The Seventh Circuit Court of Appeals has affirmed a trial court’s ruling that a case involving plaintiffs alleging damages from chemicals escaping from a wood-processing facility is a “mass action” that belongs in federal court. See Bullard, et al. v. Burlington Northern Sante Fe Railway, et al., 2008 WL 2941359 (7th Cir. 2008).

A state court complaint by 144 plaintiffs sought damages from four corporations that had designed, manufactured, transported, or used chemicals that allegedly escaped from a Texas wood-processing plant and purportedly injured people living nearby. Among the plaintiffs’ claims are negligence, trespass, willful and wanton conduct, and fraudulent concealment, asserting that chemicals associated with creosote used to preserve wood were released into the environment through soil, ground water, and/or air mechanisms.

Defendants removed the suit, relying on the Class Action Fairness Act of 2005. CAFA expanded federal jurisdiction over various types of class actions. CAFA’s expanded jurisdiction was not limited to pure class actions, however. It also reaches a category of cases – “mass actions” – in which monetary claims of 100 or more persons are proposed to be tried jointly on the grounds that the plaintiffs’ claims allegedly involve common questions of law or fact. See 28 U.S.C. ¶1332(d)(11)(B)(i).

Plaintiffs moved to remand. They denied that the suit was a “mass action,” noting their complaint never proposed a trial. Thus, according to plaintiffs, defendants may remove a “mass action” only when a final pretrial order or equivalent document identifies the number of parties to the trial, which is to be “joint.” The district judge denied the motion for remand, and plaintiffs obtained interlocutory review “because the legal issue is novel.”

On appeal, plaintiffs argued they are entitled to litigate in state court because the Class Action Fairness Act has a loophole. Section 1332(d)(11)(B)(i) refers to “claims of 100 or more persons … proposed to be tried jointly.” Complaints do not propose trials, plaintiffs insisted; they’d be happy to win by summary judgment or get a settlement. The case may never get to a trial. Cross that bridge when you come to it.

The Court rejected this reading. Plaintiffs’ lawyers who want to avoid federal court, the Court said, have simply designed a class-action substitute. Their complaint alleges that several questions of law and fact are common to all 144 plaintiffs; it provides no more information about each individual plaintiff than an avowed class complaint would do. No one supposes that all 144 plaintiffs will be active; a few of them will take the lead, just as in a class action, and as a practical matter counsel will dominate, just as in a class action.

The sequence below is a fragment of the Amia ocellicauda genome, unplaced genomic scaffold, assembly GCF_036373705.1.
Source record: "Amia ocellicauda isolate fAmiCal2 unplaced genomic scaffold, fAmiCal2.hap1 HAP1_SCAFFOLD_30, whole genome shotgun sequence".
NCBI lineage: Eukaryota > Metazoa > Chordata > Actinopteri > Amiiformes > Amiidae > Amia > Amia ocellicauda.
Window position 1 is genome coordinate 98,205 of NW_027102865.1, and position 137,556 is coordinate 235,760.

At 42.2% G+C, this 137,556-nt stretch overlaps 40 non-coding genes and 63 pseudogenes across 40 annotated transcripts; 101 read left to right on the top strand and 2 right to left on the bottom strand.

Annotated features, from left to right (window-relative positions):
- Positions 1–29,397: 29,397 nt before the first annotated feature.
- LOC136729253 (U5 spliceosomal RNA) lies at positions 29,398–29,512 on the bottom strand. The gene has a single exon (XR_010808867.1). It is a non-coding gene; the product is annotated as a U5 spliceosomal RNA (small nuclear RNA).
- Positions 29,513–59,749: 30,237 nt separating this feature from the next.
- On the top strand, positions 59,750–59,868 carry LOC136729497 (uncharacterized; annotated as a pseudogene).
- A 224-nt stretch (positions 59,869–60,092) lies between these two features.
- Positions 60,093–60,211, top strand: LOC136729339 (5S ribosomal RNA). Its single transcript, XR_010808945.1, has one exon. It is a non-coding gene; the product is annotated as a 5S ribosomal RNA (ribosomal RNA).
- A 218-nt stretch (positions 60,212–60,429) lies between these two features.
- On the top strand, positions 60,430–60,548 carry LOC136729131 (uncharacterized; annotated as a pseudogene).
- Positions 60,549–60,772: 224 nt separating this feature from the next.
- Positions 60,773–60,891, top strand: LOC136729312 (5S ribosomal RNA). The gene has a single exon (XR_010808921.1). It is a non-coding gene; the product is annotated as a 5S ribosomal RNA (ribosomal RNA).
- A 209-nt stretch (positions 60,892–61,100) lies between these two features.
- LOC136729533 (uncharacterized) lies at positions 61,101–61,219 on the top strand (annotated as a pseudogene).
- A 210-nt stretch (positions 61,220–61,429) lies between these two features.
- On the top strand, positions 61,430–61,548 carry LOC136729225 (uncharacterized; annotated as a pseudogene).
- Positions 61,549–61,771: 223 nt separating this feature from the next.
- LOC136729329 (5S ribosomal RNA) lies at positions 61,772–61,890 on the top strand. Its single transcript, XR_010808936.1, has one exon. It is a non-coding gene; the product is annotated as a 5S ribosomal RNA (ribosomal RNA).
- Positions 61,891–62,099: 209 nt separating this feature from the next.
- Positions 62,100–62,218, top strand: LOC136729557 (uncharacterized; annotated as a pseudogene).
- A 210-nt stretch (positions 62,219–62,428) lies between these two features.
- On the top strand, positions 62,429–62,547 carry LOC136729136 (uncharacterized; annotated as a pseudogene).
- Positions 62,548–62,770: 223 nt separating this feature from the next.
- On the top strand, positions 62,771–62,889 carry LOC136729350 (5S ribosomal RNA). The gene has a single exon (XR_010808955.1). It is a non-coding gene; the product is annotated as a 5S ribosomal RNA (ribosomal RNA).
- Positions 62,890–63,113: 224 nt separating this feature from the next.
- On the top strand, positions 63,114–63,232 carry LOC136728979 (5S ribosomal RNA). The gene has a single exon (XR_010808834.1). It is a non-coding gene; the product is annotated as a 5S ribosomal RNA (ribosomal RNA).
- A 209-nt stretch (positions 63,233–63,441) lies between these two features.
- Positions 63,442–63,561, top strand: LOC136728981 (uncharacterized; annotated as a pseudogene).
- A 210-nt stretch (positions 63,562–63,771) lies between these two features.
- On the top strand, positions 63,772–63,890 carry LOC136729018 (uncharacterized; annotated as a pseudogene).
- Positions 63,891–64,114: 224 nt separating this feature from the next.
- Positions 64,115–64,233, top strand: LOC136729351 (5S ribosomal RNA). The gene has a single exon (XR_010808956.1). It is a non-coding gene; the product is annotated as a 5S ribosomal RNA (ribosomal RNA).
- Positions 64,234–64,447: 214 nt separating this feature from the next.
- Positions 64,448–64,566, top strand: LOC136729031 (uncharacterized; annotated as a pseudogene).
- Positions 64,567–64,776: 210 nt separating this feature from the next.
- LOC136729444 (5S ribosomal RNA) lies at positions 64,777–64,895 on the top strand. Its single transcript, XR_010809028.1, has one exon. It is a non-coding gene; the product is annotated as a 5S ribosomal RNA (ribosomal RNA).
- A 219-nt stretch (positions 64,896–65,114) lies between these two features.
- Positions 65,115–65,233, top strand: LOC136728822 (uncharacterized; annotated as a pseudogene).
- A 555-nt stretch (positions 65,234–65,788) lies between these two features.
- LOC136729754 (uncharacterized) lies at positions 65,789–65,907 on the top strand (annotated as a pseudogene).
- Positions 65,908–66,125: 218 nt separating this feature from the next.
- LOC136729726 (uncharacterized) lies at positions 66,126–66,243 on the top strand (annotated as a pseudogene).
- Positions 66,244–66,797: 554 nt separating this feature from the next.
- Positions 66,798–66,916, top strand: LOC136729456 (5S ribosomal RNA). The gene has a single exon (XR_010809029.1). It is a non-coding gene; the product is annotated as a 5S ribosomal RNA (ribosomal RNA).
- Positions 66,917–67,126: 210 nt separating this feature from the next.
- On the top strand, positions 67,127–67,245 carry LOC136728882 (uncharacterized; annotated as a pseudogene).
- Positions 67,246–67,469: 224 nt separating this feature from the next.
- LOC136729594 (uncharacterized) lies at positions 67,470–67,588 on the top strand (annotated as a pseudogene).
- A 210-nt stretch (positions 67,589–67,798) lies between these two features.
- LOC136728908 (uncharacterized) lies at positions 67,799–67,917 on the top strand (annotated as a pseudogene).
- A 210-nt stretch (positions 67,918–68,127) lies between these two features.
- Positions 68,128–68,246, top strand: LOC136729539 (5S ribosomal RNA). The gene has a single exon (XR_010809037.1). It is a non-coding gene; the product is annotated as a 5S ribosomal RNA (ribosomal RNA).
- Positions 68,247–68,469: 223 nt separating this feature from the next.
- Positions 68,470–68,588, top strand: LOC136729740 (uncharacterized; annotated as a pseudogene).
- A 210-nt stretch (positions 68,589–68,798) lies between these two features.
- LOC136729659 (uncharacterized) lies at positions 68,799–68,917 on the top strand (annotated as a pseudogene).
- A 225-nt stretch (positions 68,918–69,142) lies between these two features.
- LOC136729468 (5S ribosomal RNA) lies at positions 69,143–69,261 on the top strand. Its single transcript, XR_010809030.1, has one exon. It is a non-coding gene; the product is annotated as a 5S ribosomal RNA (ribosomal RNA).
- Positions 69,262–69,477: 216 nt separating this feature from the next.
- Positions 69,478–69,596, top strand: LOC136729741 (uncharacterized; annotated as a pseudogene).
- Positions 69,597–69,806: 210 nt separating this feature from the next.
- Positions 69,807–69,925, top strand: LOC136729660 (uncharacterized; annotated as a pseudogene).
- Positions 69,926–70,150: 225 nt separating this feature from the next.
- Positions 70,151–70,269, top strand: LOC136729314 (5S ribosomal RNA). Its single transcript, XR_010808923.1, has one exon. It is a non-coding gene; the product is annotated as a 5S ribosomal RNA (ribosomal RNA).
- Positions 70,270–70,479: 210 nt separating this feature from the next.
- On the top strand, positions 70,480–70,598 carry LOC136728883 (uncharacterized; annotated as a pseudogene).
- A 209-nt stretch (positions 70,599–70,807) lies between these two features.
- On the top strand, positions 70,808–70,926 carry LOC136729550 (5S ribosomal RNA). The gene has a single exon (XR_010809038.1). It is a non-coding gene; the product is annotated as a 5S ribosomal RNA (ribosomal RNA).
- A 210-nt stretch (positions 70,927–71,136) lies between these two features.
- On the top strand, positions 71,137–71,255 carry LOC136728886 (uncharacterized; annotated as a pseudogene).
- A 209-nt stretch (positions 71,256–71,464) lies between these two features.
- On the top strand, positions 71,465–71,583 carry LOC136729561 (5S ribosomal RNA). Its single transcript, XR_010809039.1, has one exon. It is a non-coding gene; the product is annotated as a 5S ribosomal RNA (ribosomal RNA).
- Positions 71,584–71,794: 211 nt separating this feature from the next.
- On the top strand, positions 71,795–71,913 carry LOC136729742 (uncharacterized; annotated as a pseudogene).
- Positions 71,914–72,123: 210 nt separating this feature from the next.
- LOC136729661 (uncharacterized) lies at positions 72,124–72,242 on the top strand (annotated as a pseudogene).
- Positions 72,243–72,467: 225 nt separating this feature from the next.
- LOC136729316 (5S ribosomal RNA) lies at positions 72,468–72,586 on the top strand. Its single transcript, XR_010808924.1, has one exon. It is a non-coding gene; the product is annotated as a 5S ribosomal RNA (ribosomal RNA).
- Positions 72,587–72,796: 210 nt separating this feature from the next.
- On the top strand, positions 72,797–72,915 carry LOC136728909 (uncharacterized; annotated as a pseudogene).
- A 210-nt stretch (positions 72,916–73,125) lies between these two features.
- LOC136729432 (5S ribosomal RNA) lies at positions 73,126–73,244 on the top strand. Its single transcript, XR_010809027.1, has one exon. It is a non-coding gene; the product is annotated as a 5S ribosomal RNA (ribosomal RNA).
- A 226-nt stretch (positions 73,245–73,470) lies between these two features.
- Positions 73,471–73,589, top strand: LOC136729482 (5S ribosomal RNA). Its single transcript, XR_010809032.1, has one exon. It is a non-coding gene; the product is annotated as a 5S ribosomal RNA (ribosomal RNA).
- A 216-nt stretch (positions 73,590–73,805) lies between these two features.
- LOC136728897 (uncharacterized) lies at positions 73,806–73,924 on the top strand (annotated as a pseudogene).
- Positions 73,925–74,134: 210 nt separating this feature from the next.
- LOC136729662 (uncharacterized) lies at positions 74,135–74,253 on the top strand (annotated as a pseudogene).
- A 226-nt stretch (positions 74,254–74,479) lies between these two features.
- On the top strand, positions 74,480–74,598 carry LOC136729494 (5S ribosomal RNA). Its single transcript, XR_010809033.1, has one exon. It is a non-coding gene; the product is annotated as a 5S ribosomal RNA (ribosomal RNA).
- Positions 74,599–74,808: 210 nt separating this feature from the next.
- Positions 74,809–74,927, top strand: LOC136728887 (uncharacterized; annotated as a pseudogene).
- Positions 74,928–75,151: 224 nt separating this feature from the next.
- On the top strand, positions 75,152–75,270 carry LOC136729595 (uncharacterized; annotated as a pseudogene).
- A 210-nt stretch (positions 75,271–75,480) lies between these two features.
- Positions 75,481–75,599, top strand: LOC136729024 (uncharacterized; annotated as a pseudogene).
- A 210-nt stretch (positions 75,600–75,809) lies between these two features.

If the plaintiffs’ proposed strict reading were right, then, actually, §1332(d)(11) would be defunct, because it defines a class action to include a mass action. Taken to its logical end, in plaintiffs’ view, no “mass action” could ever be a “class action”, for a suit cannot be officially identified as a “mass action” until the trial is finalized, not on the date of filing which, plaintiffs say, is the operative date. But “courts do not read statutes to make entire subsections vanish into the night,” said the Court.

A second reading would be to reject the date of filing as the only operative date and find that a case could become a “mass action” at any time. That could be long after filing, once plaintiffs are formally and explicitly proposed to be tried jointly. The prospect of this situation is why §1332(d)(11) allows the definition to be applied after the suits’ filing date. But nothing in the statute says that the eve of trial is the only time when a “mass action” can be detected.

When plaintiffs take advantage of procedural rules that permit the joinder of multiple plaintiffs in a single suit where the claims arise out of “the same transaction or series of transactions” and “common questions of law or fact” are allegedly present, that’s “exactly when a single trial is appropriate.” It does not matter whether a trial covering 100 or more plaintiffs actually ensues; the statutory question is whether one has been “proposed.” This complaint, which describes circumstances common to all plaintiffs, proposes one proceeding and thus, for statutory purposes, sufficiently alleges one trial.

And the Seventh Circuit went on to anticipate and reject plaintiffs’ next likely reaction: A proposal to hold multiple trials in a single suit, or just one trial with 10 plaintiffs and the use of preclusion to cover everyone else, does not take the suit outside the language applying to any “civil action … in which monetary relief claims of 100 or more persons are proposed to be tried jointly.” The question is not whether 100 or more plaintiffs answer a roll call in court, but whether the “claims” advanced by 100 or more persons are proposed to be tried jointly. A trial of 10 exemplary plaintiffs, followed by application of issue or claim preclusion to 134 more plaintiffs without another trial, is one in which the claims of 100 or more persons are being tried jointly, and this would bring the suit within federal jurisdiction.